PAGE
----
LONDON -- Britain ended Germany's decades-long domination of equestrian team dressage by winning Olympic gold Tuesday, with a boost from a hometown crowd still buzzing from a win in team show jumping a day earlier.
Germany took the silver, and the Netherlands got the bronze.
It was Britain's first dressage medal at an Olympics and capped an equestrian competition in which the home team won a medal in every team discipline: gold in dressage and show jumping and silver in eventing.
"I hope it doesn't end here. I hope it's the start of the team evolving," said Britain's Laura Bechtolsheimer, who rode Mistral Hojris for the British team at Greenwich Park on Tuesday.
"We've been watching on the telly how the crowds have been," she said. "The crowds have been carrying the athletes. We got to experience that ourselves, and it's a groundbreaking day."
The competition received unusual attention because the American team featured Rafalca, a horse co-owned by Ann Romney, the wife of Republican presidential candidate Mitt Romney.
The U.S. finished sixth, and Rafalca, ridden by Jan Ebeling, ended in 28th place and out of contention for individual medals.
Ann Romney was in the VIP stands, as was Britain's Princess Anne, whose daughter, Zara Phillips, was part of the silver-winning British equestrian eventing team last week. Rafalca gave a solid performance.
"It was wonderful," Mrs. Romney said. "She was elegant and consistent again. We just love her."
Germany had won every Olympic team gold in dressage since 1976 with the exception of the boycotted Moscow Games in 1980, and Britain had never won a dressage medal of any color.
The final team scores, combining a Grand Prix last week with the harder Grand Prix Special on Tuesday, were Britain with 79.979 percent, Germany with 78.216 percent and the Netherlands with 77.124 percent.
Germany brought a young team of riders and didn't include any Olympic veterans to contest a sport in which experience clearly provides an edge.
The Germans likely could have won gold if they hadn't had to leave Totilas, their best dressage horse and likely the best in the world, at home when rider Matthias Rath came down with mononucleosis.
"This is for speculation," said team coach Klaus Roeser, emphasizing that the dressage future still looks good for his country. "We have to look forward. We have strong riders at home as well."
The 18 highest-scoring riders in team dressage advance to perform a freestyle test Thursday to determine individual medals, with movements and music of the rider's choosing, similar to freestyle ice skating or the floor exercise in gymnastics.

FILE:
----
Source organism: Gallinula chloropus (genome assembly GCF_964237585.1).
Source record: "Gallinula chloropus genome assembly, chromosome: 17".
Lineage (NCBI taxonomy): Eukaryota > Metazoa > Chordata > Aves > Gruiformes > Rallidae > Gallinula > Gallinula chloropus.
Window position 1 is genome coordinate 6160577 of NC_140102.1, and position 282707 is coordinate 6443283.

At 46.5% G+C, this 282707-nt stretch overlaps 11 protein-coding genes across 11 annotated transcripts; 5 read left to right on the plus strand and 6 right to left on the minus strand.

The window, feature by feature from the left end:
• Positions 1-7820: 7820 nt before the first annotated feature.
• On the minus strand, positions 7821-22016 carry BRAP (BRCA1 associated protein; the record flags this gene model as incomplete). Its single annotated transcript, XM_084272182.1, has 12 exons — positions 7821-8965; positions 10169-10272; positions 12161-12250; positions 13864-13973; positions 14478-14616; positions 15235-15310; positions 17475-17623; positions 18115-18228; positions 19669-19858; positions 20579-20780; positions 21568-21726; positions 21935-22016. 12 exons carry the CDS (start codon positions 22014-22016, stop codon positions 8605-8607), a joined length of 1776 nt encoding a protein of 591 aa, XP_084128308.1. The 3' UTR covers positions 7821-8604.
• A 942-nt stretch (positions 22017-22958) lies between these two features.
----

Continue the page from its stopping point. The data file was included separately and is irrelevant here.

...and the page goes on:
Germany and Britain look equally strong in the freestyle. All their riders finished in the top eight Tuesday, as did current world leader Adelinde Cornelissen from the Netherlands riding Parzival and the top U.S. rider, Steffen Peters on Ravel.
Peters, who emigrated from Germany in 1985 and became a U.S. citizen in 1995, is riding in his fourth Olympics.
"It's always an honor to represent your nation," he said. "It never gets old."
Anky van Grunsven, a member of the Dutch team on Salinero and winner of individual gold at the past three games, set another mark Tuesday: By adding team bronze to her medal collection, which stood at eight, she became the all-time biggest winner of Olympic equestrian medals.
"This color I didn't have yet," she joked.
In Tuesday's Grand Prix Special, Britain's Charlotte Dujardin finished in first place on Valegro with 83.286 percent, Cornelissen was second with a score of 81.968 percent, and Britain's Carl Hester on Uthopia was in third place with 80.571 percent.
Scoring for the individual medals starts from scratch Thursday.
In dressage, the horse performs a choreographed routine of movements that showcases the animal's training: prancing trots, extended strides, twirling pirouettes and a canter movement called flying changes, which look like the horse is skipping.
After criticism of the dressage judging at the 2008 Games, the judging was tweaked here. Two judges were added to a panel of five, and a review panel were added to scrutinize unusual scores in case a judge missed something. A handful of marks were changed throughout the competition by the review panel.
Mrs. Romney said that after Ebeling competes for another year or two, she would probably try breeding Rafalca, a German-bred mare. A mare so famous and accomplished as Rafalca could be valuable on the horse-breeding market.
Ebeling said he welcomed the attention even though some of it has focused on the impression that dressage is a sport for the wealthy.
"If one kid picks up the sport and makes it all the way to the top, to the Olympics, I will have done my job," Ebeling said. "In my sport there's money, but in any sport there's money. You can't say it's an elitist sport at all. I have wonderful clients who support me and want me to succeed."
During Tuesday's Grand Prix Special, a handful of riders wore helmets instead of the typical top hat and tails. This is the first Olympics where helmets have appeared in the dressage arena. Two years ago, Courtney King-Dye, an American dressage rider in the 2008 Olympics, sustained a devastating head injury while not wearing a helmet.